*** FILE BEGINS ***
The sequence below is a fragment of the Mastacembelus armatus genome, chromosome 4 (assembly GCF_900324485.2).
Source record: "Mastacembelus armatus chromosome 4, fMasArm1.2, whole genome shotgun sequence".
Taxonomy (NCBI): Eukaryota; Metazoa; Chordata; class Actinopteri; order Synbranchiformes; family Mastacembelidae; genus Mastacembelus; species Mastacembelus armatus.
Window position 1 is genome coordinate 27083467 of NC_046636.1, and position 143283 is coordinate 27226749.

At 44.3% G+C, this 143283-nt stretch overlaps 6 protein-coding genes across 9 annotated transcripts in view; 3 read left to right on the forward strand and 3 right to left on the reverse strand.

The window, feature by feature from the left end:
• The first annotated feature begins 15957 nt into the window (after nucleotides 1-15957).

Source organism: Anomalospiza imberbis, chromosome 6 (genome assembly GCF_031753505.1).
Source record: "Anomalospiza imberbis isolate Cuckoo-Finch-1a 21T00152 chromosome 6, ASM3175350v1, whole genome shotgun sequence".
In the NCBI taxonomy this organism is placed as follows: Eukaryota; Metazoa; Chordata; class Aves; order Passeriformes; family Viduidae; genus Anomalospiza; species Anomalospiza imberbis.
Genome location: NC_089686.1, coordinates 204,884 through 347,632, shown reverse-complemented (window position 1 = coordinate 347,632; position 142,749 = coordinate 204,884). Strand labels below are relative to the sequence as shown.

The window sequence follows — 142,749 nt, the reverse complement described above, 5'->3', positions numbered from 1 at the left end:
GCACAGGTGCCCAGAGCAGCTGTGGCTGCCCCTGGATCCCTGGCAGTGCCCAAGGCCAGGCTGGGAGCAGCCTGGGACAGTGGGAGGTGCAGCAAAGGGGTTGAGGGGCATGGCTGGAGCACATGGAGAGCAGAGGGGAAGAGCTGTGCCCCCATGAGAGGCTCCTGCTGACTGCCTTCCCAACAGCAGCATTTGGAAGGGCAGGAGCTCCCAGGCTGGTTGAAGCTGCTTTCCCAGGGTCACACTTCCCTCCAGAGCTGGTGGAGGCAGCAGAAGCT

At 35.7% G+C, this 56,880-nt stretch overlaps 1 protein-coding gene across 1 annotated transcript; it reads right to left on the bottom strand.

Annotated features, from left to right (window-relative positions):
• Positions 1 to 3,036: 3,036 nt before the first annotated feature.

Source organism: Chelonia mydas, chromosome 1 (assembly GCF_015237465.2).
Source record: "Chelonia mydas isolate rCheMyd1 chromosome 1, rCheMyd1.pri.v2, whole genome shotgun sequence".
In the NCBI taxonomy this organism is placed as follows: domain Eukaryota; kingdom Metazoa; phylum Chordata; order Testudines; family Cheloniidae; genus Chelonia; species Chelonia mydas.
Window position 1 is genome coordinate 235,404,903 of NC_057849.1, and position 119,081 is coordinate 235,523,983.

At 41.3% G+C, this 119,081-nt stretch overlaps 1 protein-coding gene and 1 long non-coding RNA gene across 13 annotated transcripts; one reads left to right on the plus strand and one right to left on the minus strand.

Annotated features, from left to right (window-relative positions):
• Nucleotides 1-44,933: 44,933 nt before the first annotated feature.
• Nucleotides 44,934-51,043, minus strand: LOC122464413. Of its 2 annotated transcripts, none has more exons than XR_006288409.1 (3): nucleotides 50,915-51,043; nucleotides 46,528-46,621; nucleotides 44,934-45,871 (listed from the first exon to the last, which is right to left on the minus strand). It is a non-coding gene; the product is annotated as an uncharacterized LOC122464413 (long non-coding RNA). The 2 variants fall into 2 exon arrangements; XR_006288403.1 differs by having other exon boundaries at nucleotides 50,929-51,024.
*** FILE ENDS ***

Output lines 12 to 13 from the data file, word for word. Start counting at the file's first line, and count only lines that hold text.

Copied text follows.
The window sequence follows — 142,749 nt, the reverse complement described above, 5'->3', positions numbered from 1 at the left end:
GCACAGGTGCCCAGAGCAGCTGTGGCTGCCCCTGGATCCCTGGCAGTGCCCAAGGCCAGGCTGGGAGCAGCCTGGGACAGTGGGAGGTGCAGCAAAGGGGTTGAGGGGCATGGCTGGAGCACATGGAGAGCAGAGGGGAAGAGCTGTGCCCCCATGAGAGGCTCCTGCTGACTGCCTTCCCAACAGCAGCATTTGGAAGGGCAGGAGCTCCCAGGCTGGTTGAAGCTGCTTTCCCAGGGTCACACTTCCCTCCAGAGCTGGTGGAGGCAGCAGAAGCT